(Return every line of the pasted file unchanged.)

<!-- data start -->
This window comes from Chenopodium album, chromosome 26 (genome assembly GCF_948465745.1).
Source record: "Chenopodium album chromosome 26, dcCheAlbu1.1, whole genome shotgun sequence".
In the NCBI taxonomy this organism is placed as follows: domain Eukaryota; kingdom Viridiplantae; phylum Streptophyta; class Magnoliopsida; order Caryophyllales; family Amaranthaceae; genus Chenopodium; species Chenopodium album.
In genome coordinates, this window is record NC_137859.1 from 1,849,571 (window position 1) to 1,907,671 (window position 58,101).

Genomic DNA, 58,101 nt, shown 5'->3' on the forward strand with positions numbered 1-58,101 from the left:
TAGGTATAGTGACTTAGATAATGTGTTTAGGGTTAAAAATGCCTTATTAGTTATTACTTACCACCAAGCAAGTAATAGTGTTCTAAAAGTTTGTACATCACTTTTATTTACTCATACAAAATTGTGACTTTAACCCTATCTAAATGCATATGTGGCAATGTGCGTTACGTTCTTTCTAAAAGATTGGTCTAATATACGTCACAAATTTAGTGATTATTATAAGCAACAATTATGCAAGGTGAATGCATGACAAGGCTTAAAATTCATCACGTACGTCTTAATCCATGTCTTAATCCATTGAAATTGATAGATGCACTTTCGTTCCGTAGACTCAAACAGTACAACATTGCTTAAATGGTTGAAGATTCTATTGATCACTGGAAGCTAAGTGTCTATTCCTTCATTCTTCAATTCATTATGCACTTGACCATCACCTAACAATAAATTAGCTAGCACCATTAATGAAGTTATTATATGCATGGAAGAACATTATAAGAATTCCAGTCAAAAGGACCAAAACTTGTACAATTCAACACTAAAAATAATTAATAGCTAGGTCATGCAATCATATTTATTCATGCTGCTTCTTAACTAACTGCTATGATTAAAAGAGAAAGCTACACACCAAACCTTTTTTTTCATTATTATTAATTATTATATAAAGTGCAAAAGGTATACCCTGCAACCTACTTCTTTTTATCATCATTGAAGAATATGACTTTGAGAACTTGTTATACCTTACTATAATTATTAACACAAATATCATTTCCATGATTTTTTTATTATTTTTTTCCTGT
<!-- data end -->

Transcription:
This window comes from Chenopodium album, chromosome 26 (genome assembly GCF_948465745.1).
Source record: "Chenopodium album chromosome 26, dcCheAlbu1.1, whole genome shotgun sequence".
In the NCBI taxonomy this organism is placed as follows: domain Eukaryota; kingdom Viridiplantae; phylum Streptophyta; class Magnoliopsida; order Caryophyllales; family Amaranthaceae; genus Chenopodium; species Chenopodium album.
In genome coordinates, this window is record NC_137859.1 from 1,849,571 (window position 1) to 1,907,671 (window position 58,101).

Genomic DNA, 58,101 nt, shown 5'->3' on the forward strand with positions numbered 1-58,101 from the left:
TAGGTATAGTGACTTAGATAATGTGTTTAGGGTTAAAAATGCCTTATTAGTTATTACTTACCACCAAGCAAGTAATAGTGTTCTAAAAGTTTGTACATCACTTTTATTTACTCATACAAAATTGTGACTTTAACCCTATCTAAATGCATATGTGGCAATGTGCGTTACGTTCTTTCTAAAAGATTGGTCTAATATACGTCACAAATTTAGTGATTATTATAAGCAACAATTATGCAAGGTGAATGCATGACAAGGCTTAAAATTCATCACGTACGTCTTAATCCATGTCTTAATCCATTGAAATTGATAGATGCACTTTCGTTCCGTAGACTCAAACAGTACAACATTGCTTAAATGGTTGAAGATTCTATTGATCACTGGAAGCTAAGTGTCTATTCCTTCATTCTTCAATTCATTATGCACTTGACCATCACCTAACAATAAATTAGCTAGCACCATTAATGAAGTTATTATATGCATGGAAGAACATTATAAGAATTCCAGTCAAAAGGACCAAAACTTGTACAATTCAACACTAAAAATAATTAATAGCTAGGTCATGCAATCATATTTATTCATGCTGCTTCTTAACTAACTGCTATGATTAAAAGAGAAAGCTACACACCAAACCTTTTTTTTCATTATTATTAATTATTATATAAAGTGCAAAAGGTATACCCTGCAACCTACTTCTTTTTATCATCATTGAAGAATATGACTTTGAGAACTTGTTATACCTTACTATAATTATTAACACAAATATCATTTCCATGATTTTTTTATTATTTTTTTCCTGT